ST PAUL, Minn. — Football has its coin toss.
Baseball has "Play ball!"
And hockey in Minnesota has its own way of starting.
“Let's play hockey!” echoes from the rafters of the Xcel Energy Center before the puck is dropped at each Minnesota Wild game.
The three-word phrase has gained iconic status here in Minnesota. Some high schools use it. Kids on backyard rinks start their pick-up games by shouting it.
But who came up with it?
“That was my dad, Bob Utecht,” Jennifer Rivera says.
From his childhood skating days in Stillwater, Bob Utecht was a hockey fanatic.
Also good with a microphone, Bob slid effortlessly into the role of rink announcer for the NHL’s Minnesota North Stars — Which means Bob was rink-side at Met Center on the team’s darkest night.
His son Jeff was listening to the game on the radio.
“I can remember just hearing Bill Masterton is down, he's unconscious,” Jeff Utecht says. “There was just this huge sadness that came over us.”
On Jan. 13, 1968, Masterton, a North Stars rookie, absorbed a hard check and hit his head on the ice.
Masterton wasn’t wearing a helmet. At that time, few NHL players did.
That night, Masterson became the only skater ever to die from injuries suffered playing in an NHL game.
“It was a tremendously difficult moment,” Greg Utecht, another of Bob’s kids, says.
After Masterton’s death, a pre-game memorial service was planned before his teammates began to play again at home.
So, what is a rink announcer to say as the night pivots from a memorial to a game?
“He was thinking about it all day,” Greg says. He describes his dad’s pre-game mood as, “tense, nervous.”
Yet, by the time the memorial service ended, Bob Utecht had come up with the now-familiar words he would say for the first time that night.
“It's time; let's play hockey,” Greg recites in his father’s cadence.
Simple – and perfect.
“And he did it every game that he announced,” Greg says.
In 1972, Bob repurposed his catchphrase into the name of the hockey publication he founded. 'Let’s Play Hockey Newspaper' can still be found in ice arenas across the state, having recently celebrated its 50th anniversary.
Sadly for fans of Minnesota hockey, the phrase "Let's play hockey" morphed into an empty promise 30 years ago this spring, when the North Stars moved to Dallas.
Seven years later, the NHL returned.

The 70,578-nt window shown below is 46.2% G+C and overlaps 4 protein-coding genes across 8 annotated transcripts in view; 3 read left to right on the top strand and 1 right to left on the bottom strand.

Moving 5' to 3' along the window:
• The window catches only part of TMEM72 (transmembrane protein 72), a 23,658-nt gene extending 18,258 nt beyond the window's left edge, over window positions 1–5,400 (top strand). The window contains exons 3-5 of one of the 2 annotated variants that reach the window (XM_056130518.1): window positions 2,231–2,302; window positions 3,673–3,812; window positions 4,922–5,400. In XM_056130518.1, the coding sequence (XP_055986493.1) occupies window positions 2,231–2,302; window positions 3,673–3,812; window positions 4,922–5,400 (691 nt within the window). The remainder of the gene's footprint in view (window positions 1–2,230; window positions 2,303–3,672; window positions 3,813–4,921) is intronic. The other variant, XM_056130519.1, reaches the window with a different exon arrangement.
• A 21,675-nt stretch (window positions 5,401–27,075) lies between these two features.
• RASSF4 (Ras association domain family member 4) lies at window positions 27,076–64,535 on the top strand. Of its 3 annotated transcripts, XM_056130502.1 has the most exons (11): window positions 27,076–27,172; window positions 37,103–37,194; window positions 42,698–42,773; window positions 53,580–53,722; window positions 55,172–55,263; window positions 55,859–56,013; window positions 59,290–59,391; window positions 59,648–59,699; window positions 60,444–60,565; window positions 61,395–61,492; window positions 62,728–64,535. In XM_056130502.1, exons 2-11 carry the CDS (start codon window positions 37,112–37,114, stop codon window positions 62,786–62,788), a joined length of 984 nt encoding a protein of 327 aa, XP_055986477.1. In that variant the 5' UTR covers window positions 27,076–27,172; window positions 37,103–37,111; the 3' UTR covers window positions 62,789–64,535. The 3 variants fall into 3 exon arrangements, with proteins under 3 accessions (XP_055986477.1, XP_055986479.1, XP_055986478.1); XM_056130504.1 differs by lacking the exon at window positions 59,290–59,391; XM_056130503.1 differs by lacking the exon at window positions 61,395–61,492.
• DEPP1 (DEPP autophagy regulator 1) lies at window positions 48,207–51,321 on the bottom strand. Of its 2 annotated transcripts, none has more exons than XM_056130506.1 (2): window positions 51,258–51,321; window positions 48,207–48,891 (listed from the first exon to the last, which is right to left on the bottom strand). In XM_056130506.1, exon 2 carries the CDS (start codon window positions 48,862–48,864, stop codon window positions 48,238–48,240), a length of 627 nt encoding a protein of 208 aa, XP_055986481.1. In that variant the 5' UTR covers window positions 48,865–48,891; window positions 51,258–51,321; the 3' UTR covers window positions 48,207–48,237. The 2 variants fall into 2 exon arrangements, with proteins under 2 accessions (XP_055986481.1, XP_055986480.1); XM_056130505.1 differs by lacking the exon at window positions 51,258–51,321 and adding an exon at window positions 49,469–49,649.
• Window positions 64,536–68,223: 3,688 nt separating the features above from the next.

And who better to signal the start of the Minnesota Wild's first home game?
“It's time now, so let's play hockey,” Bob Utecht proclaimed to the cheering crowd before the puck dropped on the Wild’s inaugural season.
The decision to include Utecht and his catchphrase made perfect sense to the Wild management team, which included current Wild senior brand advisor John Maher.
“We aren't the North Stars, and we weren't going to be the North Stars, but we could honor a lot of the things that fans remembered and celebrated about the NHL team that had left here,” he said.
So, Bob was invited back year after year.
In between visits, he got help from a variety of sports figures, celebrities and others who make up the fabric of Minnesota hockey.
In September of 2006, Bob Utecht waved to the crowd from the Xcel Energy Center ice and announced his signature call for the last time.
He was 86 years old.
“Even though he was using a walker by then, nothing was going to keep him from doing it,” daughter Jennifer says.
Nine months later, the Navy veteran received military honors at Fort Snelling National Cemetery.
At a subsequent game, the Wild honored Bob Utrecht by inviting members of his family to lead the crowd in the phrase he coined.
Bob’s son Greg honors his father in his own way.
“This was my dad's,” he says, holding up a vintage faux leather soft-sided briefcase. Inscribed in gold are the words, “Minnesota North Stars.”
“It's like a treasure,” Greg says. “And where else to bring it but to a hockey game.”
Greg goes to a lot of hockey games as rink announcer for Eastview High School.
Care to guess how he'll start tonight's game?
“Let's play hockey!" he proclaims into the mic, firing up the crowd.
"I love doing it. It just makes me feel like I'm back with my dad,” Greg says.
At a recent Wild home game — on the eve of their 5th birthdays — twins Colt and Max Kurtz practiced "Let’s play hockey!” in an Xcel Energy Center concourse.
In a few minutes, the Wild would be honoring the boys’ grandpa, Bob Kurtz, who recently retired as the Wild’s radio announcer.
Remembering their grandpa’s catchphrase would not be a problem for Colt and Max.
“They know it well,” the boys’ mother, Gina Kurtz, says. "We watch it all the time. Wild plays at home, it's, ‘Let's play hockey.’”
Then, Colt and Max joined other family members on the scoreboard for a Minnesota ritual.
“Let’s play hockey!” they shouted in unison as the packed house roared.
Spurred by a tragedy, Bob Utecht created something lasting.
“We just stand back and watch it, enjoy it.” Greg Utecht says. "That’s really cool that we’re connected to that.”
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